LeBron James Dazzles as Cavs Beat Bulls, 107-93LeBron James scored a season-high 41 points on 13-23 field goal shooting and 15-16 free throw shooting as his Cleveland Cavaliers defeated the Chicago Bulls 107-93 in Cleveland; the teams will play a rematch in Chicago on Saturday night. James also had nine rebounds, six assists and four steals despite twice tweaking his left ankle, once early in the game and then again late in the fourth quarter. This was the 20th 40-5-5 of James' career; he ranks fourth among active players in that category, trailing Allen Iverson (28), Kobe Bryant (23) and Tracy McGrady (22). James averaged at least 25-5-5 in four of his first five seasons and has a good shot of breaking Oscar Robertson's record of nine such seasons.
Zydrunas Ilgauskas had an off shooting night (6-16) but finished with a solid double-double (15 points and 10 rebounds). Delonte West (16 points) and Mo Williams (13 points) also scored in double figures.
Ben Gordon led the Bulls with 31 points. Rookie point guard Derrick Rose started out on fire--making his first four shots--and showed flashes of brilliance en route to producing 20 points and seven assists, though he shot just 3-12 after his early outburst. Rose is quick, strong and poised; he is already a pretty good player and it looks like he could eventually develop into a terrific player. Luol Deng started slowly but finished with 18 points and seven rebounds. The Bulls shot just .392 from the field and were outrebounded 46-35 as the Cavaliers followed their recipe for victory to perfection: James' brilliance supplemented by excellent defense and rebounding.
James has made 28 of his 31 free throws in the past two games, raising his season percentage to .782. That would be a career-high for him but it remains to be seen if he can maintain that level; James has had runs during which he shot .800 from the free throw line only to end the season back around the .700 mark. He is literally a streak shooter from the free throw line; last season he went 31-36 (.861) in a three game stretch only to plummet to 21-31 (.677) in the next three games.
ESPN commentator Jon Barry noticed exactly the same defect in James' free throw shooting routine that I described in my recap of Cleveland's 96-79 win over Charlotte: James looks at the floor until right before he shoots, as opposed to looking at his target (the rim) for a longer period of time. Barry made an analogy to a golf swing, saying that a good golfer focuses on the ball before striking it; another relevant analogy would be to refer to how baseball hitting instructors tell their players to "see the ball." That may sound simplistic but if you are trying to hit a target--whether it is a golf ball on a tee, a basket that is 15 feet away or a baseball moving toward you at 90 miles per hour--you have to concentrate intently on that target; you cannot just look at it a split second before you make your attempt to shoot or swing.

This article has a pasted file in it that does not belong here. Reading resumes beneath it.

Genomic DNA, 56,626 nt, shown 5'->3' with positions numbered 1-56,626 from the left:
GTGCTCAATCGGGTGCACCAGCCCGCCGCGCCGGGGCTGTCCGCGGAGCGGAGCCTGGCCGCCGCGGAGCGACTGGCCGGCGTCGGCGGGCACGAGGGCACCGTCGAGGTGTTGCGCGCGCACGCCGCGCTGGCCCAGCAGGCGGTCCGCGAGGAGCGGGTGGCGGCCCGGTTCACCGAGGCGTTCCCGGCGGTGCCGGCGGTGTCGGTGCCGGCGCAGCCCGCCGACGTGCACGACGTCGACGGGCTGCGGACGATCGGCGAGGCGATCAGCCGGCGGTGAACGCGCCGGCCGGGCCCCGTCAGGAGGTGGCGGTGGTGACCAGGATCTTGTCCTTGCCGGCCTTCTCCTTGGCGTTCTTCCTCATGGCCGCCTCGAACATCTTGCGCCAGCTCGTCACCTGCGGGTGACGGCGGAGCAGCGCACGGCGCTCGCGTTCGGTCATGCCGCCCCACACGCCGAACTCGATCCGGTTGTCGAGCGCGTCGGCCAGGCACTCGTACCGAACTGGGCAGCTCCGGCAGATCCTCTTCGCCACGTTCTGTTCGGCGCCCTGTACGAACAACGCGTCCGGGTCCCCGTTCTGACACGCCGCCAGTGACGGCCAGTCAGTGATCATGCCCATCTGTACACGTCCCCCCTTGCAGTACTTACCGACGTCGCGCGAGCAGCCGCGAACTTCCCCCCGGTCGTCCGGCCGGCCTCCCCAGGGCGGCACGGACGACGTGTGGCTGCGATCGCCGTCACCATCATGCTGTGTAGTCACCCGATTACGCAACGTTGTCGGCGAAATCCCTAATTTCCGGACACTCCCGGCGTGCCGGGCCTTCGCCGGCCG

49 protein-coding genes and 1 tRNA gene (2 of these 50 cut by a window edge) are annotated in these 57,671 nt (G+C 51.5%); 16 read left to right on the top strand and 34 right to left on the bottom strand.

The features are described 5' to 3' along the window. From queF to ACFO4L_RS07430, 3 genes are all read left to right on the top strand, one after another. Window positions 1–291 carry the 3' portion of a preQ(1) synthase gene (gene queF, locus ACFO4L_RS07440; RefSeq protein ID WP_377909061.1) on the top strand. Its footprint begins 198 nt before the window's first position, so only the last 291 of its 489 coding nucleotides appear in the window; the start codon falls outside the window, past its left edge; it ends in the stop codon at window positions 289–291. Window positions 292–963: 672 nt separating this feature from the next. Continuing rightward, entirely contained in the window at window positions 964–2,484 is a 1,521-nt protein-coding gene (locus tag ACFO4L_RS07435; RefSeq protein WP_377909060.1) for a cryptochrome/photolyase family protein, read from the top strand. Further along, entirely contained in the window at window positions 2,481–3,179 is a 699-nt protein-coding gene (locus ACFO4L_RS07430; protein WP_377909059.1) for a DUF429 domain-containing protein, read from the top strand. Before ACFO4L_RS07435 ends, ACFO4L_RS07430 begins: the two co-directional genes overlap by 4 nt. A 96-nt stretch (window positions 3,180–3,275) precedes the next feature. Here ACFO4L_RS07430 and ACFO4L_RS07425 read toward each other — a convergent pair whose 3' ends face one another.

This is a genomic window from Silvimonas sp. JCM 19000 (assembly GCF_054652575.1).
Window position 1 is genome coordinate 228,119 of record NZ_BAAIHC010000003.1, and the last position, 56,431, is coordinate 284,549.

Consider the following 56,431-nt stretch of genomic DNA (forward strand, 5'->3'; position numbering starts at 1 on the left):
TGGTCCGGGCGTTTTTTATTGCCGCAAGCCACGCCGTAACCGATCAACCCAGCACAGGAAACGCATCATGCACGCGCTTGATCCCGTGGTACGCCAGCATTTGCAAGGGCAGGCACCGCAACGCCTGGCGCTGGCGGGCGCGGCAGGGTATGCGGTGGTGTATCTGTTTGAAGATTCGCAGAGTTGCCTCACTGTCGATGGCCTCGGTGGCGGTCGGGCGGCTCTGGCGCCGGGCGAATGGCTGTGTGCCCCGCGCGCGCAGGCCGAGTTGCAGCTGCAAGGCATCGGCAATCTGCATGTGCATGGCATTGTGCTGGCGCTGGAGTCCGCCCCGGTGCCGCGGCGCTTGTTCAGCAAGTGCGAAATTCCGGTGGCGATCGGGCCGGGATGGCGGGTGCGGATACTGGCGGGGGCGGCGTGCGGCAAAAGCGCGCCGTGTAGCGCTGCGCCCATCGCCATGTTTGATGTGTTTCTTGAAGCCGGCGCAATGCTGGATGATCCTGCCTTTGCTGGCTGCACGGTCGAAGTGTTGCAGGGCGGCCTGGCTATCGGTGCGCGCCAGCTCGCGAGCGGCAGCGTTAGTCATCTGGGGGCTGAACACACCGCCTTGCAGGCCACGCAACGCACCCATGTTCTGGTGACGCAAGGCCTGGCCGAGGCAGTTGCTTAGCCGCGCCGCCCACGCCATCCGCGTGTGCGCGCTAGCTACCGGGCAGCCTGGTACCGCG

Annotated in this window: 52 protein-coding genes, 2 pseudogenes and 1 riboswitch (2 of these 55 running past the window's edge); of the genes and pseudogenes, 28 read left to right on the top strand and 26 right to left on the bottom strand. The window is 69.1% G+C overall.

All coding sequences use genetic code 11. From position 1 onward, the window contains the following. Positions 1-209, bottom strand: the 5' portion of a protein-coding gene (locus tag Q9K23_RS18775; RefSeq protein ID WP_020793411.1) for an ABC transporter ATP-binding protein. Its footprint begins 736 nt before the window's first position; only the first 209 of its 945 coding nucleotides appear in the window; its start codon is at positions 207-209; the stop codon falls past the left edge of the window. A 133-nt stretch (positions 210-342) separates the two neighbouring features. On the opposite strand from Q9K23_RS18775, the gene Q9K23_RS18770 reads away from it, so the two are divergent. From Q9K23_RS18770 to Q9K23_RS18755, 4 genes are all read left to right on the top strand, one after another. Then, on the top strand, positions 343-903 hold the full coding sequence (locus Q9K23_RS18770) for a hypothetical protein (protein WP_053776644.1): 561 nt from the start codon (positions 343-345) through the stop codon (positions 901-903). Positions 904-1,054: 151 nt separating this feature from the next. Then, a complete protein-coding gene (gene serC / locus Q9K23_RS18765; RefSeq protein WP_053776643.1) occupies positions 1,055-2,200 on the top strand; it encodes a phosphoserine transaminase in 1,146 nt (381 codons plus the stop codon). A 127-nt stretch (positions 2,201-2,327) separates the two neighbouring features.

In his pregame remarks, Barry said that James is the best player in the NBA when he is on the move toward the basket. That is probably true but the flipside to that is that James is a well below average player when he shoots the ball outside of the paint: prior to this game he had made two thirds of his shots in the paint this season but only connected on six of his 34 shots outside of the paint, including 0-11 from three point range (he is now 0-13 after missing both of his three point attempts versus Chicago). This is not a matter of a small sample size either--while this particular sample size is small, James' shooting numbers outside of the paint have been subpar throughout his career.
James is an elite, MVP level player because of how efficiently he can score in the paint, his passing, his rebounding and his improving defense but his striking inability to consistently make shots outside of the paint is a detriment not only to him becoming the best player in the league but also to Cleveland's championship aspirations. Sure, it is possible that he can win an MVP without ever becoming a good shooter and it is possible--though a bit less likely--that he can lead Cleveland to a title without improving this weakness but it will certainly be much easier for him to accomplish those things if he develops a better shooting touch. In the past two postseasons, Cleveland has been eliminated by the eventual champion in part because elite level teams limit James' paint touches in a way that lesser teams--or teams playing the fourth game in five nights during the regular season--cannot do.
posted by David Friedman @ 3:35 AM